Rather than redefining the national ethos, I would assert that the process would be closer to a reminding of something that is already there, namely, the historical and literary experience of the Rest of the West.

Despite his genuflection before gods of political correctness, I do like that Walker entertained the idea that public speakers and statesmen could attain to the sacerdotal literatus status. It offers a novel perspective on energetic populism as a precursor to the higher concept of a leader as prophetic seer and of a bard as a lot more than a court jester.

The Bardic Dynamic is still an unfinished and open-ended project in the United States. I believe that its further evolution will involve the development and emergence of distinctive new voices from a populist soil which will then “blow the top off” through some form of comprehensive nullification at a local yet global level. It will probably look, on the surface, very much like the populism of earlier generations with one primary qualification: conscious White advocacy. If we speak for White people, then we must speak as White people. We’ve never had to qualify it like that before because we assumed either that racial consciousness was a given or that we had to be vague in order to sidestep modern politically correct sensibilities. No longer. Now, it must be taken and secured with a well-tempered righteousness that then assumes a mantle and populist rhetoric that is already in place. Other people do not do things like we do. We cannot speak for them. Nor should we try.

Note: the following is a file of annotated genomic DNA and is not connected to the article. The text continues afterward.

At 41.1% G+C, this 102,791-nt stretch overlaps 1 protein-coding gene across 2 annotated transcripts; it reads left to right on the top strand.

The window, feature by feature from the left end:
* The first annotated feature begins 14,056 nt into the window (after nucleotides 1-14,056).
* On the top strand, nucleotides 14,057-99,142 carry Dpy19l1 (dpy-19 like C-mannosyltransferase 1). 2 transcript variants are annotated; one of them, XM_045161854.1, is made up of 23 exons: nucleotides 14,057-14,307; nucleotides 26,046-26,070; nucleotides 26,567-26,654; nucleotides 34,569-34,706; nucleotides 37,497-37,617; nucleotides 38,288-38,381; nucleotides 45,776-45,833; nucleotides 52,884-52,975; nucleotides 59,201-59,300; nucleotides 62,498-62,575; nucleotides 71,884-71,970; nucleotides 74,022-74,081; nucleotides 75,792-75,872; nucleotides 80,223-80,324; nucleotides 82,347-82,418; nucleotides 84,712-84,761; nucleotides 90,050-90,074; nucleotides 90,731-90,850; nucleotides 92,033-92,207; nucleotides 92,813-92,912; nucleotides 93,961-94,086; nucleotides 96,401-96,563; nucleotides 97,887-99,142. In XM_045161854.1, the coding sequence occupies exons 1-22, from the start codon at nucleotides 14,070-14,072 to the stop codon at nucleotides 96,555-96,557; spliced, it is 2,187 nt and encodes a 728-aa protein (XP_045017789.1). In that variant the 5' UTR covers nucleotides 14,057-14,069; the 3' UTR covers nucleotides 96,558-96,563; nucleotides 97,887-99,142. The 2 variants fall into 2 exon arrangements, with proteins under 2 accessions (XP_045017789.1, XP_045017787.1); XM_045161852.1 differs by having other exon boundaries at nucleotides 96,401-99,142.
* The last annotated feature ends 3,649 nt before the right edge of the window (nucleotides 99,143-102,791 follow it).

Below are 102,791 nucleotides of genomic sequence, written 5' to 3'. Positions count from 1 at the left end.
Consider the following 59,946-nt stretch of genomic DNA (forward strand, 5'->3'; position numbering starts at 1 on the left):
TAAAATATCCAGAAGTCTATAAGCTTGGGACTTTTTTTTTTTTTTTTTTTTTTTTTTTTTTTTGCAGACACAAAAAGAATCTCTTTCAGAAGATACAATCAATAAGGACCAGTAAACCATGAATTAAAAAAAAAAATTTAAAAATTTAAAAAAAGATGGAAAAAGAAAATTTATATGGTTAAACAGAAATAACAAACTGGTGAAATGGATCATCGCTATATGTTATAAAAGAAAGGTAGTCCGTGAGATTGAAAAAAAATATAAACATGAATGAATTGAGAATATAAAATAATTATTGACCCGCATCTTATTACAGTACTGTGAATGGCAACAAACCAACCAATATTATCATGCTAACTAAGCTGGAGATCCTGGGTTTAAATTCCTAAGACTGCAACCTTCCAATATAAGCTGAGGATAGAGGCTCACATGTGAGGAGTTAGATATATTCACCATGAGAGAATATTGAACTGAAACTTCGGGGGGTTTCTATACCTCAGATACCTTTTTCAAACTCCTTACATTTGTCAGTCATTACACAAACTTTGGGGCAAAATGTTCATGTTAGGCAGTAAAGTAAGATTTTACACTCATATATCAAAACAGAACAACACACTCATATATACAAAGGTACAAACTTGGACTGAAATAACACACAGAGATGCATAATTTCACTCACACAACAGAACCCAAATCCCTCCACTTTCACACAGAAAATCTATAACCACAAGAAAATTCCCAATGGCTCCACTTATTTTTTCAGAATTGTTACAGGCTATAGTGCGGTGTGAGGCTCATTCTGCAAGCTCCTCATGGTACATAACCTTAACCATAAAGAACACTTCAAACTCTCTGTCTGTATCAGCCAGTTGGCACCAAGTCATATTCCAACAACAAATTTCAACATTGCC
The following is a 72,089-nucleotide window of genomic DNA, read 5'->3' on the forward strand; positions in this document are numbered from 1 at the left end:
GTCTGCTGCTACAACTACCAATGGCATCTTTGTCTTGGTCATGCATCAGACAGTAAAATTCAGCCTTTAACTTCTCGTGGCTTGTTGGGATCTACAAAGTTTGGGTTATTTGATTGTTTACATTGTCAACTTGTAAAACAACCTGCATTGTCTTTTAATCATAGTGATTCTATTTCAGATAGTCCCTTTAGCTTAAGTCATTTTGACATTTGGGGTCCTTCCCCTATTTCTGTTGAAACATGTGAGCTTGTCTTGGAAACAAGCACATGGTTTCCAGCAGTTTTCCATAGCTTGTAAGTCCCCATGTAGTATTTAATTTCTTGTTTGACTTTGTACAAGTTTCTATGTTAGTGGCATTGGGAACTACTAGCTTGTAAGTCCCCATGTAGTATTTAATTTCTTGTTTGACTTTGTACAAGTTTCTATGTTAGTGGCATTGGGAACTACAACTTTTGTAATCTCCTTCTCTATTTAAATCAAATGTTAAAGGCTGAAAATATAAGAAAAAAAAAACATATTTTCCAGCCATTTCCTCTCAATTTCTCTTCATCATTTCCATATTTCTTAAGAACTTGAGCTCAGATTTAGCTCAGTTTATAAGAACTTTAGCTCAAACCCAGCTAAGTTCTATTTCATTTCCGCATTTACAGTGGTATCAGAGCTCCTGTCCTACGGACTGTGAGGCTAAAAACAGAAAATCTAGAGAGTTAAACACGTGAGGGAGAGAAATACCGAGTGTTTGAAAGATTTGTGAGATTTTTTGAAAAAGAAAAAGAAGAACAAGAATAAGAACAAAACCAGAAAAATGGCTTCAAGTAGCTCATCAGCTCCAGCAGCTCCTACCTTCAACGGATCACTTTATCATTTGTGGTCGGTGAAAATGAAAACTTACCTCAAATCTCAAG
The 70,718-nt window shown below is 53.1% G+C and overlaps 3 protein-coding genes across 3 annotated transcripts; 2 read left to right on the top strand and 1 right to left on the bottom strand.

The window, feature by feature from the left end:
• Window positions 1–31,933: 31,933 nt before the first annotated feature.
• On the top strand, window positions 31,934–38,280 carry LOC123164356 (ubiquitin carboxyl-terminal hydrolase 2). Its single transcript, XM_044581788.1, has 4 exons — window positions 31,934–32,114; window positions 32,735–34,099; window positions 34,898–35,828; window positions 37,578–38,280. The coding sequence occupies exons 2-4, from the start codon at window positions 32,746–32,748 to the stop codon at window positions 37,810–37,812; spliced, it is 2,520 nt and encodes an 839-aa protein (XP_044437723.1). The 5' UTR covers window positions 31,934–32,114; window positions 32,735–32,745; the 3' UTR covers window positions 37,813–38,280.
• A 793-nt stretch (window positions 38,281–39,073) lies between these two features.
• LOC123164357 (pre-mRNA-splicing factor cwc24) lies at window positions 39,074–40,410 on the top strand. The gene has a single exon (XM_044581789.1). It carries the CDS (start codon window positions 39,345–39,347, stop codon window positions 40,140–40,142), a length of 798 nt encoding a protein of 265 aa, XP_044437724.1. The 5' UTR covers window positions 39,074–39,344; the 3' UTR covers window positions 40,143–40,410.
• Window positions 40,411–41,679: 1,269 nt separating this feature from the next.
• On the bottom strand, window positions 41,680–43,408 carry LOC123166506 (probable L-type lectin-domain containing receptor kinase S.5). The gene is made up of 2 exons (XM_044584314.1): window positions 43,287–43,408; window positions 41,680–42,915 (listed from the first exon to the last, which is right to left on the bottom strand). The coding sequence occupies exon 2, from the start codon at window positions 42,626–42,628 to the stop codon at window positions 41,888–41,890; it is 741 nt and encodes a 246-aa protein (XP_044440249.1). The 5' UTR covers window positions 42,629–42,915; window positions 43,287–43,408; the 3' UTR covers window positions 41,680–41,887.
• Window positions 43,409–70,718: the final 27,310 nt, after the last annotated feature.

In order to be useful, therefore, this historical intelligence must fundamentally reassert the moral claim of the traditional White people and culture of the United States. The White folk built this country. It is ours, if we act. As Joel Chandler Harris once mused, “I think…that no novel or story can be genuinely American, unless it deals with the common people, that is, the country people (Collier 182).” That goes for the epic, too.